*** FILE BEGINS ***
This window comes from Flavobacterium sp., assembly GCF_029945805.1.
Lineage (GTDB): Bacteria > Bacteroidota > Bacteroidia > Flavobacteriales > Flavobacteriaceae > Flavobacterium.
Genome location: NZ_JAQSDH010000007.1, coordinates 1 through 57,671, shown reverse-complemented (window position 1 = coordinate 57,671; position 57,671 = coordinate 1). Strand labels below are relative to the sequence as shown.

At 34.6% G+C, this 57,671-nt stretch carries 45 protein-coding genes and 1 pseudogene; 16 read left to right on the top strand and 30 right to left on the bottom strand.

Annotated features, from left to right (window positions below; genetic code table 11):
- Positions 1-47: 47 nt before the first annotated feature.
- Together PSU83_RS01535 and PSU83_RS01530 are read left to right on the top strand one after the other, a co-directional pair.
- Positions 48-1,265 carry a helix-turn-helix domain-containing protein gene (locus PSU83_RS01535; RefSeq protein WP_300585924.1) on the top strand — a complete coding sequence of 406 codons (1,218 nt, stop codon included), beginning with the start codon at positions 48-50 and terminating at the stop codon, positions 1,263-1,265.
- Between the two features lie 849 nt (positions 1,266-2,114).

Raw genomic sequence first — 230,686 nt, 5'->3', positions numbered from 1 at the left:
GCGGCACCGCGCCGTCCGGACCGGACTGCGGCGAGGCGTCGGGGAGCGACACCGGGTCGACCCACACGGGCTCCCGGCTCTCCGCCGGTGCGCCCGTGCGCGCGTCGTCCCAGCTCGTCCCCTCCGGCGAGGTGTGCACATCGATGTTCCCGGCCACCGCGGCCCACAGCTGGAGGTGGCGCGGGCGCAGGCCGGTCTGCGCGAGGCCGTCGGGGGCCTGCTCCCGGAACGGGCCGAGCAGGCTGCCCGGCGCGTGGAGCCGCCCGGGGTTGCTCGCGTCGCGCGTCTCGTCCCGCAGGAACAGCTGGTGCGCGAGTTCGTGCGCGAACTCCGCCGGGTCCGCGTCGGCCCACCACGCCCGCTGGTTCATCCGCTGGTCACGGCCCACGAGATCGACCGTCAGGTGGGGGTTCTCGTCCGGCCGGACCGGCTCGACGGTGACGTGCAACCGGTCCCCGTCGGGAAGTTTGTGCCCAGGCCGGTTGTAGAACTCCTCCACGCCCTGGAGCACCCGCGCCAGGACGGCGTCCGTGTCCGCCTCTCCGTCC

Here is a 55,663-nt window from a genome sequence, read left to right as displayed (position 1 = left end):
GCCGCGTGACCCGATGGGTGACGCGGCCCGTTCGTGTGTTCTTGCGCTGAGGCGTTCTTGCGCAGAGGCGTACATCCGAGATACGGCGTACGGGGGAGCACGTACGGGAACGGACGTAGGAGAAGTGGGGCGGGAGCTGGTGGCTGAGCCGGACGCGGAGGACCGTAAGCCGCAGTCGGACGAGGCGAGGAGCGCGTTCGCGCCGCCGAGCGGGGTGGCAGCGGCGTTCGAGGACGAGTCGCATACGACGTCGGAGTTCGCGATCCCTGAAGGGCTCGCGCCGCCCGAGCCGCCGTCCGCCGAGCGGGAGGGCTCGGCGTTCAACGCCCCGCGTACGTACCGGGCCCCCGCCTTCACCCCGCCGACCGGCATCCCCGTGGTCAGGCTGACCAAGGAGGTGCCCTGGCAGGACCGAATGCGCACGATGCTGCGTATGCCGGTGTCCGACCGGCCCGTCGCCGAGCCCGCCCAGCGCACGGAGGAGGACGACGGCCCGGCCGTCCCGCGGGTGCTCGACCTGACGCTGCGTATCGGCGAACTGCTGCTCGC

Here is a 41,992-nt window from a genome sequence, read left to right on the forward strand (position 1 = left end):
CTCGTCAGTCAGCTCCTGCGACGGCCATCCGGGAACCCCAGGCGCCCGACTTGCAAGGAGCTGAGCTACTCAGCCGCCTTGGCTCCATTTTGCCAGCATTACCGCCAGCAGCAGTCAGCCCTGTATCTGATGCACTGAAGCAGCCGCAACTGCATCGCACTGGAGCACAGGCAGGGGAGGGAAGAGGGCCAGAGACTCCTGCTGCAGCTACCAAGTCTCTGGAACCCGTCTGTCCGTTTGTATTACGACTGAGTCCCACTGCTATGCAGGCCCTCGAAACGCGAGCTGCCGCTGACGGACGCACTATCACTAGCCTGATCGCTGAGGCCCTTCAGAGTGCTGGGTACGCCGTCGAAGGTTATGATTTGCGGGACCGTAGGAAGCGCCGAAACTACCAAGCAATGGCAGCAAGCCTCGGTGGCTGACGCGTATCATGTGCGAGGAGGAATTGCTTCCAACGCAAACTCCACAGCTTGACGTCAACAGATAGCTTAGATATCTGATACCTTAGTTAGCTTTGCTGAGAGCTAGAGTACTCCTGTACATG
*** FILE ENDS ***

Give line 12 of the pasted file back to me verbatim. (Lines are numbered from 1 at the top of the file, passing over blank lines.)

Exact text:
Here is a 55,663-nt window from a genome sequence, read left to right as displayed (position 1 = left end):